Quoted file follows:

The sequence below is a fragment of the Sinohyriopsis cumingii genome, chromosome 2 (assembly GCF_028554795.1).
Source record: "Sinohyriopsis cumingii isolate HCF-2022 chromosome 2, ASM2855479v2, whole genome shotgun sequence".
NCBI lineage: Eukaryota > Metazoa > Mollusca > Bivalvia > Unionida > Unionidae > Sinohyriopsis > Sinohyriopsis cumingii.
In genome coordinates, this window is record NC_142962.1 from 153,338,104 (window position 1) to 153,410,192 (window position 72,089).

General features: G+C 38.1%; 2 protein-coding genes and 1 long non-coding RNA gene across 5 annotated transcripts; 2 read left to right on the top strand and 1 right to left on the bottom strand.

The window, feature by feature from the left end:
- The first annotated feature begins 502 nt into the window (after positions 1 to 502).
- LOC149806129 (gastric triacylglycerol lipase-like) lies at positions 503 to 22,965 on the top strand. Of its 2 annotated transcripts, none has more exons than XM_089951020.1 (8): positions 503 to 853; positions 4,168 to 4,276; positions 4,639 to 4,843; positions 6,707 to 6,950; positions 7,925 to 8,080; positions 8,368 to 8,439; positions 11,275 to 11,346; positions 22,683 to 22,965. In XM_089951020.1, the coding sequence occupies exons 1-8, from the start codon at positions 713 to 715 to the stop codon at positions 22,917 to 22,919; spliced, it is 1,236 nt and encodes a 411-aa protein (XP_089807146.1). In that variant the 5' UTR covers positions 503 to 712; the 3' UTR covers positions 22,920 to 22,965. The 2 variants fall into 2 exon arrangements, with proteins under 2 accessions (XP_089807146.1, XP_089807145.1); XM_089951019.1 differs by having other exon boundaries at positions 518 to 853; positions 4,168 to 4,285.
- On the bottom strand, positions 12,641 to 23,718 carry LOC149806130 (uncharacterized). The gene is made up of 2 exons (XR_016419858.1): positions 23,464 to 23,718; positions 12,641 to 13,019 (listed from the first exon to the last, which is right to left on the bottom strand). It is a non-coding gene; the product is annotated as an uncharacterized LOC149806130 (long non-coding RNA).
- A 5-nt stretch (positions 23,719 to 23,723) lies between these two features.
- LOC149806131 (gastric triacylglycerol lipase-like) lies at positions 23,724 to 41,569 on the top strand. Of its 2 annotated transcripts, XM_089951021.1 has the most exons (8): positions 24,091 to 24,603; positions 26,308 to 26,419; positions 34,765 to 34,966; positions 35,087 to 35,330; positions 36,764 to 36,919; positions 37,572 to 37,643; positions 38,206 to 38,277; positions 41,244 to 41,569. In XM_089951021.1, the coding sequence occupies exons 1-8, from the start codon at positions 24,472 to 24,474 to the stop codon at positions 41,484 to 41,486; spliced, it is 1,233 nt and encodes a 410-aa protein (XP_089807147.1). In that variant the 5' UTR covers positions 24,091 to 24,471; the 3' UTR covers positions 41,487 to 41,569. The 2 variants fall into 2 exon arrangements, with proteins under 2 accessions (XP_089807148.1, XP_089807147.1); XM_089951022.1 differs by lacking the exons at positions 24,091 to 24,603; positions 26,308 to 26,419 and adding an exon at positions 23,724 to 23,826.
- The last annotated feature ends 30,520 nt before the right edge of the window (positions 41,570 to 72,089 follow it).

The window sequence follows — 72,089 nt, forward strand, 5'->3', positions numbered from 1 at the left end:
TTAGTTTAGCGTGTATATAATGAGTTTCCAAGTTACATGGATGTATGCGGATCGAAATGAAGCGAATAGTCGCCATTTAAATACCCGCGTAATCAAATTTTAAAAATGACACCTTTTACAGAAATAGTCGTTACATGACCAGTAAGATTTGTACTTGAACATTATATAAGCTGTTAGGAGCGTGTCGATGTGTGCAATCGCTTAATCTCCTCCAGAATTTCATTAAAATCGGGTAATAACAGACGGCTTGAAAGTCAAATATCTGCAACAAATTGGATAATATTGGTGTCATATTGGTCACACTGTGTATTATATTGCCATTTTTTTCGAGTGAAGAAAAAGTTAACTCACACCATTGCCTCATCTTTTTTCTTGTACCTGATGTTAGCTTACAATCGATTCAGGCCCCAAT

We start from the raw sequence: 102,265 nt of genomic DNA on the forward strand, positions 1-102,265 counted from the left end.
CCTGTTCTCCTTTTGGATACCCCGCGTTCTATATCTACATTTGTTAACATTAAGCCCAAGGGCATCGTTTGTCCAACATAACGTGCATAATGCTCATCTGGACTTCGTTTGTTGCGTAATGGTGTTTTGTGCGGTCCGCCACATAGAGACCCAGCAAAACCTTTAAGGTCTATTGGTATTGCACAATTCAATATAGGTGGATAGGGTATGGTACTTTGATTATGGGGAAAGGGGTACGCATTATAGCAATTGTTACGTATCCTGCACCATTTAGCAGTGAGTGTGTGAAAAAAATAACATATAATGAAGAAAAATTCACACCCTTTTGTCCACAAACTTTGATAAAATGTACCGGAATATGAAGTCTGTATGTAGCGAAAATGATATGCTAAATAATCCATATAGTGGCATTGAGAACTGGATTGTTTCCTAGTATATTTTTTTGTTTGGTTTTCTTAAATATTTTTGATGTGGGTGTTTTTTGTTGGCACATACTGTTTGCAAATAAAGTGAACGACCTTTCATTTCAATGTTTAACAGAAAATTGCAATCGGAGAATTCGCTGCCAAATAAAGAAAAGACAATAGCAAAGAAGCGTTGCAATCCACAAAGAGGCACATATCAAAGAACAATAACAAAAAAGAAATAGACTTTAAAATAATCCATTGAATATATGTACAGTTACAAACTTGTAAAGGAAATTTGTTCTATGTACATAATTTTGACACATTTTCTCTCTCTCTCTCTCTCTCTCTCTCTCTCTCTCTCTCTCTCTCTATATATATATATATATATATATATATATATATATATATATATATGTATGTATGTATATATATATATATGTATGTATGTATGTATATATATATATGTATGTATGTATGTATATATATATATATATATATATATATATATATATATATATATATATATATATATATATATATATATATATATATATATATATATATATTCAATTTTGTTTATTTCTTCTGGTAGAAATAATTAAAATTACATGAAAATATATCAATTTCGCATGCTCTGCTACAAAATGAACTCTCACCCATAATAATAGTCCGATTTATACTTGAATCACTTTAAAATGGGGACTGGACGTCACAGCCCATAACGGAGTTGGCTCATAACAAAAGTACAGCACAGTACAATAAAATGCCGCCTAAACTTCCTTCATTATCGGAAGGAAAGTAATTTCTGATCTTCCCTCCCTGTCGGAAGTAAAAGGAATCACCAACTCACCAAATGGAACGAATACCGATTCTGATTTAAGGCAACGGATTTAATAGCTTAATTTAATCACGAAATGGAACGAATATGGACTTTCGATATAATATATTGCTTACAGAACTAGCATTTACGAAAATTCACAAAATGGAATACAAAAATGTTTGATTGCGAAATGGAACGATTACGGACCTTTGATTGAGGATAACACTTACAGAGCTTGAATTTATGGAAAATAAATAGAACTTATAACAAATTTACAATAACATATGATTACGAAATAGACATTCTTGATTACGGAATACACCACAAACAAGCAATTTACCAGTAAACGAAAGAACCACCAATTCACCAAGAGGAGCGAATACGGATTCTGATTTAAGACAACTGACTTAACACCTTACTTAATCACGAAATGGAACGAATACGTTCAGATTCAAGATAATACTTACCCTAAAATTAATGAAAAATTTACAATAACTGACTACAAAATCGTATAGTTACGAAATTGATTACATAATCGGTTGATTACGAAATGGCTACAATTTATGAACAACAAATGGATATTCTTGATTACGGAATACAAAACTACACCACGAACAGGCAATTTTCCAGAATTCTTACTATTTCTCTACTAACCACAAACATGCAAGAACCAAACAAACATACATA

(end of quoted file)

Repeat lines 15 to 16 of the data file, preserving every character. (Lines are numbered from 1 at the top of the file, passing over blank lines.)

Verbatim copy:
We start from the raw sequence: 102,265 nt of genomic DNA on the forward strand, positions 1-102,265 counted from the left end.
CCTGTTCTCCTTTTGGATACCCCGCGTTCTATATCTACATTTGTTAACATTAAGCCCAAGGGCATCGTTTGTCCAACATAACGTGCATAATGCTCATCTGGACTTCGTTTGTTGCGTAATGGTGTTTTGTGCGGTCCGCCACATAGAGACCCAGCAAAACCTTTAAGGTCTATTGGTATTGCACAATTCAATATAGGTGGATAGGGTATGGTACTTTGATTATGGGGAAAGGGGTACGCATTATAGCAATTGTTACGTATCCTGCACCATTTAGCAGTGAGTGTGTGAAAAAAATAACATATAATGAAGAAAAATTCACACCCTTTTGTCCACAAACTTTGATAAAATGTACCGGAATATGAAGTCTGTATGTAGCGAAAATGATATGCTAAATAATCCATATAGTGGCATTGAGAACTGGATTGTTTCCTAGTATATTTTTTTGTTTGGTTTTCTTAAATATTTTTGATGTGGGTGTTTTTTGTTGGCACATACTGTTTGCAAATAAAGTGAACGACCTTTCATTTCAATGTTTAACAGAAAATTGCAATCGGAGAATTCGCTGCCAAATAAAGAAAAGACAATAGCAAAGAAGCGTTGCAATCCACAAAGAGGCACATATCAAAGAACAATAACAAAAAAGAAATAGACTTTAAAATAATCCATTGAATATATGTACAGTTACAAACTTGTAAAGGAAATTTGTTCTATGTACATAATTTTGACACATTTTCTCTCTCTCTCTCTCTCTCTCTCTCTCTCTCTCTCTCTCTCTCTATATATATATATATATATATATATATATATATATATATATATATGTATGTATGTATATATATATATATGTATGTATGTATGTATATATATATATGTATGTATGTATGTATATATATATATATATATATATATATATATATATATATATATATATATATATATATATATATATATATATATATATATATATATATATTCAATTTTGTTTATTTCTTCTGGTAGAAATAATTAAAATTACATGAAAATATATCAATTTCGCATGCTCTGCTACAAAATGAACTCTCACCCATAATAATAGTCCGATTTATACTTGAATCACTTTAAAATGGGGACTGGACGTCACAGCCCATAACGGAGTTGGCTCATAACAAAAGTACAGCACAGTACAATAAAATGCCGCCTAAACTTCCTTCATTATCGGAAGGAAAGTAATTTCTGATCTTCCCTCCCTGTCGGAAGTAAAAGGAATCACCAACTCACCAAATGGAACGAATACCGATTCTGATTTAAGGCAACGGATTTAATAGCTTAATTTAATCACGAAATGGAACGAATATGGACTTTCGATATAATATATTGCTTACAGAACTAGCATTTACGAAAATTCACAAAATGGAATACAAAAATGTTTGATTGCGAAATGGAACGATTACGGACCTTTGATTGAGGATAACACTTACAGAGCTTGAATTTATGGAAAATAAATAGAACTTATAACAAATTTACAATAACATATGATTACGAAATAGACATTCTTGATTACGGAATACACCACAAACAAGCAATTTACCAGTAAACGAAAGAACCACCAATTCACCAAGAGGAGCGAATACGGATTCTGATTTAAGACAACTGACTTAACACCTTACTTAATCACGAAATGGAACGAATACGTTCAGATTCAAGATAATACTTACCCTAAAATTAATGAAAAATTTACAATAACTGACTACAAAATCGTATAGTTACGAAATTGATTACATAATCGGTTGATTACGAAATGGCTACAATTTATGAACAACAAATGGATATTCTTGATTACGGAATACAAAACTACACCACGAACAGGCAATTTTCCAGAATTCTTACTATTTCTCTACTAACCACAAACATGCAAGAACCAAACAAACATACATA